In a bid to raise awareness about the cost the society due to drug addiction, a play was staged here recently.
At Patti, a town located at the India-Pakistan border, the Punjab Police, in association with the State health department, launched a campaign to raise awareness about the menace.
It intended to educate public about drug-addiction's deadly effect in daily life, as drugs have been noticed being the root cause of many crimes and social evils. And, the play highlighted its ill effects on the society and on the addicts' families.
"We want cooperation from everyone, the society, government authorities, and family members. We should also know that how and what to advocate so that maximum awareness can be spread, and for that there should be advocacy camps. Heads of the village Panchayats should be made aware of the consequences of drugs on both family and society," said Dr. Rana Ranbir Singh, the Village Head.
A survey conducted by the Department of Social Security Development of Women and Children reveals that 67 per cent of the rural households in the state have at least one drug addict.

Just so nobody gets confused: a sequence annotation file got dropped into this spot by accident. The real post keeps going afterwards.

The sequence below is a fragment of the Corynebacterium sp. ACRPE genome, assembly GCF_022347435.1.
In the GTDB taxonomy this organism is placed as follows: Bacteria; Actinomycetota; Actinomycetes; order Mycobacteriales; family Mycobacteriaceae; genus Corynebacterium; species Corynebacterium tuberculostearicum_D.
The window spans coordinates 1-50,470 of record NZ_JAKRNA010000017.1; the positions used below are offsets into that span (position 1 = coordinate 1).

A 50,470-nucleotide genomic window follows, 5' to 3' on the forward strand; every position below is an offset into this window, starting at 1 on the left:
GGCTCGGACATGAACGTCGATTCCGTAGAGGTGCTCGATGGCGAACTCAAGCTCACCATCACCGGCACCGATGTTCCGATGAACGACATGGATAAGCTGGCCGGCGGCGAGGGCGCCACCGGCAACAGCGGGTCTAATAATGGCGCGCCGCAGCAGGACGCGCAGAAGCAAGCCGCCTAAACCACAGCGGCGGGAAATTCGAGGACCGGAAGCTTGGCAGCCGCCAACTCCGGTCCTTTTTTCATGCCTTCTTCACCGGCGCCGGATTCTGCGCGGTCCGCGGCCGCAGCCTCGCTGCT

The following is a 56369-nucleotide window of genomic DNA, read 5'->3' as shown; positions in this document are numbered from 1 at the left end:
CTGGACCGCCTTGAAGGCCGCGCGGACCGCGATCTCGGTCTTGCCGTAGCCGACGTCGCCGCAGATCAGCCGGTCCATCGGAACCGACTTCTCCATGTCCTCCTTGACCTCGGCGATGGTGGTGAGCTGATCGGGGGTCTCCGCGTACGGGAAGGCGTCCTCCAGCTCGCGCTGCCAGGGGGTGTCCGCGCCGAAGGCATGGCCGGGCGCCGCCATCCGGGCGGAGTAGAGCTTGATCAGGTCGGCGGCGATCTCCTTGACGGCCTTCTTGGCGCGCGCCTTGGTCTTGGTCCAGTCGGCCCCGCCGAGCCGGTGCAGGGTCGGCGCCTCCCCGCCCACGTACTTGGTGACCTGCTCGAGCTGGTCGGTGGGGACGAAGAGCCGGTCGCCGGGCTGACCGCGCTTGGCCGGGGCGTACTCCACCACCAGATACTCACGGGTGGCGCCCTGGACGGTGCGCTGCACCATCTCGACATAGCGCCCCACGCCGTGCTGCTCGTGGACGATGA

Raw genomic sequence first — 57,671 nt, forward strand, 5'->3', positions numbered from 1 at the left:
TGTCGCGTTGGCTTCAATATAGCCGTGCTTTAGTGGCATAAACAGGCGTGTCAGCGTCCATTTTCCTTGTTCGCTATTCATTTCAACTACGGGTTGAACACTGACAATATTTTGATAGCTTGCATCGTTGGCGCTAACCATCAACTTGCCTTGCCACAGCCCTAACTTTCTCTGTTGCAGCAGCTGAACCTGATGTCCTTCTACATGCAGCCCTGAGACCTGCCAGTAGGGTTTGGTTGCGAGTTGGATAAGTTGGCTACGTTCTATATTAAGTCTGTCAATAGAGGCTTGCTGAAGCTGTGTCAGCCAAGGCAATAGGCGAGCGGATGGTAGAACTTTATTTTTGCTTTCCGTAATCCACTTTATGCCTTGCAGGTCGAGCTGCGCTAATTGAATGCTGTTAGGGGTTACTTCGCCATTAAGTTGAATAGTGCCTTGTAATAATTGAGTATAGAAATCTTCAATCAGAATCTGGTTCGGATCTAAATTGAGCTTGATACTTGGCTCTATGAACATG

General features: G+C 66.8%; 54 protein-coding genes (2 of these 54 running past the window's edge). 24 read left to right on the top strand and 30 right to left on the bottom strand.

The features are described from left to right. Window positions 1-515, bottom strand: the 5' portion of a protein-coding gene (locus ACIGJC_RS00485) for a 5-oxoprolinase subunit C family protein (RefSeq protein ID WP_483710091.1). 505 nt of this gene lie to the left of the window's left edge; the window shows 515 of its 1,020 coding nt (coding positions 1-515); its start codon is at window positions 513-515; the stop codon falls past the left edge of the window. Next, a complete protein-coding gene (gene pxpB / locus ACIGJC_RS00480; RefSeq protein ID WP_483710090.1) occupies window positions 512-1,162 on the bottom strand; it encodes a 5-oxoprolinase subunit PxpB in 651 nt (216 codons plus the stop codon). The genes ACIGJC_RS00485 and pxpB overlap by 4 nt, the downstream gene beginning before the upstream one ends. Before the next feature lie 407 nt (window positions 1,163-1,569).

Also, the spread of AIDS is linked with the malady due to sharing of syringes. The death rate and the HIV positive cases have increased in Punjab by 60 per cent due to widespread use of intoxicants.
However, light has dawned on many individuals after passing through the dark tunnel of drug addiction.
Over 100 families want to spread this light through 'Wisdom Club', formed by DR. JPS Bhatia, a renowned psychotherapist. Apart from medical treatment, Bhatia counsels the patient to reject drugs.
"We have taken addiction as a disease. And we have drafted a plan to counter this disease. We have drawn it up according to the Punjabi culture. We do not follow the western style. So this programme of combating the addiction is planned to take care of Punjabi population, culture, beliefs, and identity. We are also focusing the NRI's from the outside states. We try to understand their psychology and motivate them. We take the help of religion. We work on the patients with a very humanistic approach," said J.P.S. Bhatia, a psychotherapist related to de-addiction of drugs.
For many years, Punjab was a transit point for drugs from Afghanistan, which were being routed to other parts of the world or metropolitan cities in the country.
Drug trafficking has increased by at last 30-40 per cent in the last year since cross-border civilian movement increased between India and Pakistan. By Ravinder Singh Robin